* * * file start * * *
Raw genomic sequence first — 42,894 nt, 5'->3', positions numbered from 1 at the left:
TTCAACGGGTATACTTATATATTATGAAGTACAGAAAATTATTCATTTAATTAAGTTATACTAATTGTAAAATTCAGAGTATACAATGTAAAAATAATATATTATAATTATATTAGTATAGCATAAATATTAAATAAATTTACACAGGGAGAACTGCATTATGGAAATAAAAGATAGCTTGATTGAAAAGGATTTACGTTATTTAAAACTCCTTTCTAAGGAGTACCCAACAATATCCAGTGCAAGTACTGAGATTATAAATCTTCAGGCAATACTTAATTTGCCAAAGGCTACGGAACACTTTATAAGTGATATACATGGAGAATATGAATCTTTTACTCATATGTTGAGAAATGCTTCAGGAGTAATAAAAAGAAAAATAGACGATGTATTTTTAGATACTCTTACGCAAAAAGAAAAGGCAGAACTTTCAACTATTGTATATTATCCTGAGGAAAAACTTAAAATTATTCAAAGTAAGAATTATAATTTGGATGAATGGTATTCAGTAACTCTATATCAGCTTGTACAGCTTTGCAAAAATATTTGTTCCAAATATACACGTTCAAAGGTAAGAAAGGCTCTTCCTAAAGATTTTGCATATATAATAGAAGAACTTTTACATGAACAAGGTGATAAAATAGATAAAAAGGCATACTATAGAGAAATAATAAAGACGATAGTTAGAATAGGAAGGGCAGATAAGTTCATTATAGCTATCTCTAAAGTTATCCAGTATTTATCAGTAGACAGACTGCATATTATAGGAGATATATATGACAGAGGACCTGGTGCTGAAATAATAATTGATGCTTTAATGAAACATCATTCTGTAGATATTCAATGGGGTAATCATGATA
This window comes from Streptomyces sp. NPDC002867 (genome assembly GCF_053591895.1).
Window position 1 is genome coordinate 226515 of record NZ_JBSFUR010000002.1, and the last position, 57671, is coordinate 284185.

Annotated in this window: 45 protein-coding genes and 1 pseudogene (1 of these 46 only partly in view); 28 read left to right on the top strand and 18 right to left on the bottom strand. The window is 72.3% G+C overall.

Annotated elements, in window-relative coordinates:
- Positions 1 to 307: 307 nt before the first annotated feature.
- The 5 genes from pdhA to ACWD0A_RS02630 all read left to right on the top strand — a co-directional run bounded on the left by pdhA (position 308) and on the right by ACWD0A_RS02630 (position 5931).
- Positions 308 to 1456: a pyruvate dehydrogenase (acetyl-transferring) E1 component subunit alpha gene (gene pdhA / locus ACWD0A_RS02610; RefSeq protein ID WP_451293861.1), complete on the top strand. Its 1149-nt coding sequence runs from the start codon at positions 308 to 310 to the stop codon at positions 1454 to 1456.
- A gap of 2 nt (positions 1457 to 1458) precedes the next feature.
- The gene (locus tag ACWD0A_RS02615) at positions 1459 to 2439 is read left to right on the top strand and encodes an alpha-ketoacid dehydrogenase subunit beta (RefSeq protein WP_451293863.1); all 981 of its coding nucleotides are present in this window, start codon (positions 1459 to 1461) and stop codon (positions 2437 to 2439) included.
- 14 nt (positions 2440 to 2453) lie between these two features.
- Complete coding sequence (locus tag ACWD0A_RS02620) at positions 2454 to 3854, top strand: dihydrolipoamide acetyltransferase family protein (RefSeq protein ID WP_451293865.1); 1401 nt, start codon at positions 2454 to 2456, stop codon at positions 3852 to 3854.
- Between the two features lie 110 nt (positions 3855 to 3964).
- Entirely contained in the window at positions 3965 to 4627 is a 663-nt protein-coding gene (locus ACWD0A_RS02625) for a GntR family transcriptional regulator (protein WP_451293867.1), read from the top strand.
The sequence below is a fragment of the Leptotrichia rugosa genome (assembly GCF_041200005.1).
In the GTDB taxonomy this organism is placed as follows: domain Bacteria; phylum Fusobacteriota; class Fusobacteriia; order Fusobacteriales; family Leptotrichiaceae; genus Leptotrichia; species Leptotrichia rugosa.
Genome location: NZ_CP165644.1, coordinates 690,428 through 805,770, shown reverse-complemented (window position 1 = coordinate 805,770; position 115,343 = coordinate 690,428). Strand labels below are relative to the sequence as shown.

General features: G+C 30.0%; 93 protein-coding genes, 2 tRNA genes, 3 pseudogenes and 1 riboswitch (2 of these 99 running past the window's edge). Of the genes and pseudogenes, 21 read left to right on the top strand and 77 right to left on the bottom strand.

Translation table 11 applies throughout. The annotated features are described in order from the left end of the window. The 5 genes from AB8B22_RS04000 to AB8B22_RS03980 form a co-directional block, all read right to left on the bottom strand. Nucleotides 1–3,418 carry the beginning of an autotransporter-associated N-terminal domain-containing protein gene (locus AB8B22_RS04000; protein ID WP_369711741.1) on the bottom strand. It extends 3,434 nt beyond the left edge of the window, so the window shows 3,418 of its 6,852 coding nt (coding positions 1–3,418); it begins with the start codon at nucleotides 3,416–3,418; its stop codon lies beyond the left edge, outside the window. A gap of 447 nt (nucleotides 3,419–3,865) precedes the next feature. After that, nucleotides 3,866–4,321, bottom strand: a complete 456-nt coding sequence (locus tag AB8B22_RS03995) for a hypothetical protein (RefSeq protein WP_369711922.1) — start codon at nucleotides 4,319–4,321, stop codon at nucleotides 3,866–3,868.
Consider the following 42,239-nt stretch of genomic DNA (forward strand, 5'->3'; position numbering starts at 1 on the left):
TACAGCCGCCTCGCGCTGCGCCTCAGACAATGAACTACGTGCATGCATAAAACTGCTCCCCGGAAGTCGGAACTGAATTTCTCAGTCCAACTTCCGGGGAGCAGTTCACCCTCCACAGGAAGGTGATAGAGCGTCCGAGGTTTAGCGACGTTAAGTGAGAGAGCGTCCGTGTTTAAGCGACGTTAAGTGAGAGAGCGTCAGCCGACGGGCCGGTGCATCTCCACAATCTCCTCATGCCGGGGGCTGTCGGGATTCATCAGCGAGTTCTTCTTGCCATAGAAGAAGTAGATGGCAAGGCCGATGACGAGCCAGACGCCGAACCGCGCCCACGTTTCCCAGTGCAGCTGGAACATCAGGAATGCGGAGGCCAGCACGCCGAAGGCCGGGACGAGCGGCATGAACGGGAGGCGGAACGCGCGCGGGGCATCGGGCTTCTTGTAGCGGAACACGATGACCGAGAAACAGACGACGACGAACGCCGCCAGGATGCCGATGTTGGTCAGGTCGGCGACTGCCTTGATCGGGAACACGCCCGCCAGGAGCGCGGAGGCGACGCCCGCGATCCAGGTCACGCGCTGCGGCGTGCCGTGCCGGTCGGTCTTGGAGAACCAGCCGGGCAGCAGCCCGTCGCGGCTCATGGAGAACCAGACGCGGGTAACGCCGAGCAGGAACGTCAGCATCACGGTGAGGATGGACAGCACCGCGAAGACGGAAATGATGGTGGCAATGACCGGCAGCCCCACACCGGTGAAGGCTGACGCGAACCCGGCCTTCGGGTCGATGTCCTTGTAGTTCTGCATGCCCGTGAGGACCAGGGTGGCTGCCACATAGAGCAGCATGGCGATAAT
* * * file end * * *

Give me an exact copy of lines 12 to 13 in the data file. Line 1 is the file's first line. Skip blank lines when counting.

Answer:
- 14 nt (positions 2440 to 2453) lie between these two features.
- Complete coding sequence (locus tag ACWD0A_RS02620) at positions 2454 to 3854, top strand: dihydrolipoamide acetyltransferase family protein (RefSeq protein ID WP_451293865.1); 1401 nt, start codon at positions 2454 to 2456, stop codon at positions 3852 to 3854.